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Aiming cannon

Not in my field of knowledge so treat these comments as queries rather than answers...

If the troops were lying on a reverse slope or in dead ground, they'd be doubly protected. Firstly, they wouldn't be seen and therefore not identified as targets. Secondly, direct fire would pass over them.

Assuming that the FOO would be located in the vicinity of the guns for ease of communication, two limitations come to mind. Firstly, fall of shot beyond the crest of a hill or mound wouldn't be observed so adjustment for range would be hit or miss - with the emphasis on miss. Secondly, the FOO wouldn't be in a position to adjust fire if the troops moved. The guns would be firing at a vacated area.

The ability of the modern FOO to view obliquely and communicate from anywhere on the battlefield is a definite force multiplier.

Then add in the absence of maps with grid squares and you're left with the artillery firing in the general direction of their enemy rather than aiming at them.

I don't think that it's fair to compare land artillery with naval artillery. Aside from different tactics, the Navy didn't have to contend with dead ground and organising the supply train when they shifted location. I don't know whether the artillery had to move during their engagement but if they did, the move would have been rather more involved than just hitching the guns to horses (organise the supply train, select route, prepare ground, etc.) and would have taken them out of the OOB for several hours.
The only FOO is the gunner. He shoots at what he can see, and cannot shoot at what he cannot see.

During the ECW, the draught teams and ordnance train are civilians. They will deliver the guns to the battlefield, drop off the ammunition, then retire to the pub. If their side wins, they will pop back to collect the gun. This remained the case until the early 18th century. If the gunners want to move the gun, they will have to push it. Obviously not an option with anything other than the smallest pieces. Gustav Adolph (as he was always called until 1939 led to the Swedes suddenly preferring the posh Latin Gustavus Adolphus for some odd reason...) went for his so called leather guns, with lightweight barrels relying on leather wrappings for "integrity" (yeah, no thanks), which could be manhandled alongside the infantry - think Wombat... and yes, galloper guns came along. Problem was that all these, if they could be light enough to be mobile, rarely had enough punch to make a big difference. That only came along with the formation of proper horse artillery, with military teams able to move at high speed, deploy painfully close to the enemy, and ape the OTT dress of the posh blokes in the cavalry.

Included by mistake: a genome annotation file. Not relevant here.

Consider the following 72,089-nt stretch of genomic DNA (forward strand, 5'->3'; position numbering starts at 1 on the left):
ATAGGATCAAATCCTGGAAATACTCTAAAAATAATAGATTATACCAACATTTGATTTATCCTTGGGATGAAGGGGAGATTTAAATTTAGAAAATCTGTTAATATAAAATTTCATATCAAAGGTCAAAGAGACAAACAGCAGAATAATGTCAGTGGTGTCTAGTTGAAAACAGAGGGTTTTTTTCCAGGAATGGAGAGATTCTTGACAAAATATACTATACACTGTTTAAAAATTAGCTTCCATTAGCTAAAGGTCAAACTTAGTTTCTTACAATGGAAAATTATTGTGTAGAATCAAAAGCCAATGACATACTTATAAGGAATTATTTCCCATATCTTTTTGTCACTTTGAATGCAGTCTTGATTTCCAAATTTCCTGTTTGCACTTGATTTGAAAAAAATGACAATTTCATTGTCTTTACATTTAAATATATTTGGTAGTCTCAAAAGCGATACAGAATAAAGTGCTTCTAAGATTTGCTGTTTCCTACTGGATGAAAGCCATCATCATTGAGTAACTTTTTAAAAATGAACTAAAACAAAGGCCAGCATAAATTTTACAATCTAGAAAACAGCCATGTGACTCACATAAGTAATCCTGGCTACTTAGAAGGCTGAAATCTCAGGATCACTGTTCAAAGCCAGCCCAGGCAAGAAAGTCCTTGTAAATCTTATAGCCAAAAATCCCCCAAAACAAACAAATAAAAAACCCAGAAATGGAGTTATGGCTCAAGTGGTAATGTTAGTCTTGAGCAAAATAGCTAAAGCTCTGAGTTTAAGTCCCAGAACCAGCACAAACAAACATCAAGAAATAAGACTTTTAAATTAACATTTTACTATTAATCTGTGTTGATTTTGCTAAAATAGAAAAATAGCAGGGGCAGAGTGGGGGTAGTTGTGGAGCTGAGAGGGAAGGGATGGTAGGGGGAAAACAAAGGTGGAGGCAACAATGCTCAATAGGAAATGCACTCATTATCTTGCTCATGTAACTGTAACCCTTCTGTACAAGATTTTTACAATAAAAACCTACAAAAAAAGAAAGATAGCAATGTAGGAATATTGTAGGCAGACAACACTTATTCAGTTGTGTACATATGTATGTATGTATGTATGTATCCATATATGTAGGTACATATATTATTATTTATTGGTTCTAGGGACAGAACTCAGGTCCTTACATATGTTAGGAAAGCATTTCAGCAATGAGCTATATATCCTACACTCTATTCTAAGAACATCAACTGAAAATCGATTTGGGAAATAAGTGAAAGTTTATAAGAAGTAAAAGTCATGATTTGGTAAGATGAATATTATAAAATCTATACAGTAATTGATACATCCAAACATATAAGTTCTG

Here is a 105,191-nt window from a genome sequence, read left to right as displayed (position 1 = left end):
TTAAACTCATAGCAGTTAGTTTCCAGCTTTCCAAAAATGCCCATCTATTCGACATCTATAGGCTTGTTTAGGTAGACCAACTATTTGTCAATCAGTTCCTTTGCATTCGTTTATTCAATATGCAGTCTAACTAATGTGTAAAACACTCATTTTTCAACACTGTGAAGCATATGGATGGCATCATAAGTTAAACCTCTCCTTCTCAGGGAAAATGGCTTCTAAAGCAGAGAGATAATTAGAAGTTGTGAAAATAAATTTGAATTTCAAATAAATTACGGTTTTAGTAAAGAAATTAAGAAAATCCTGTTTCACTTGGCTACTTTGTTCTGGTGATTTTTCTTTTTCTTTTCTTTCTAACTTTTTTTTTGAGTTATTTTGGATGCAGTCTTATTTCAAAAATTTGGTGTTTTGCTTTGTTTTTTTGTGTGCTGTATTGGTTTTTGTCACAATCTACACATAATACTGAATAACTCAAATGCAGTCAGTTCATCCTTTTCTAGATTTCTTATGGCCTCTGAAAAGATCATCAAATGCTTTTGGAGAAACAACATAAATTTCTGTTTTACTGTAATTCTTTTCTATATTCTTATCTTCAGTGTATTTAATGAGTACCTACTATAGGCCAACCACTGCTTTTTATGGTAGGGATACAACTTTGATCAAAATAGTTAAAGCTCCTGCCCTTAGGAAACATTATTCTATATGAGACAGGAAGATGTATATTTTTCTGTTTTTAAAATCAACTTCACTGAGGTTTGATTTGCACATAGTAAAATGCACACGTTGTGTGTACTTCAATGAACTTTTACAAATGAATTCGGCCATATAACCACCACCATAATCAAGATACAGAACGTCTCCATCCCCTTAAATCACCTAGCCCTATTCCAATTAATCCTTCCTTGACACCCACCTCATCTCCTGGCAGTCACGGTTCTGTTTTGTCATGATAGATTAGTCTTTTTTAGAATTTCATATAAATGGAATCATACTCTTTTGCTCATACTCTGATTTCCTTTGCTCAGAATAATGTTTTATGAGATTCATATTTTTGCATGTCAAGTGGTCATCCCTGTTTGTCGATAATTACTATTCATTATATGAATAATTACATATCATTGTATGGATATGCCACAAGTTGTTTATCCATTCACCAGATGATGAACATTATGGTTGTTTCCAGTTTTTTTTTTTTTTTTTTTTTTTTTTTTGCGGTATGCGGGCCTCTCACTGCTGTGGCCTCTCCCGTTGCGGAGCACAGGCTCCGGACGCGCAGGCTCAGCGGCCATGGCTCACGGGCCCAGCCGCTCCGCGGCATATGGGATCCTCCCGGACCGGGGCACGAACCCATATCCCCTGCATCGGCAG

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Have you seen the "Time Team" experiment with civil war cannon @angular? The ball skips across the field like a skimming stone. Even a 2m hump would loft the ball I think.

Bad form etc.

I have been trying to google up some video of the experiment and failing. Phil Harding was the "cast member" involved.
 
Perforated Phil's Gabion nicely.
 
Bad form etc.

I'm sure someone will correct me, if I'm having a senior moment. I thought air rifles were a relatively new invention. I seem to remember reading in the past two/three years, that they were used in the English Civil (?) War. They could kill a man at over a mile(?) The reason they stopped using them was it was considered bad form, because there was no discharge/smoke to give the position away, and of course, silent. Someone tell me I've not gone completely doolally, and imagined this.
 

HE117

LE
I'm sure someone will correct me, if I'm having a senior moment. I thought air rifles were a relatively new invention. I seem to remember reading in the past two/three years, that they were used in the English Civil (?) War. They could kill a man at over a mile(?) The reason they stopped using them was it was considered bad form, because there was no discharge/smoke to give the position away, and of course, silent. Someone tell me I've not gone completely doolally, and imagined this.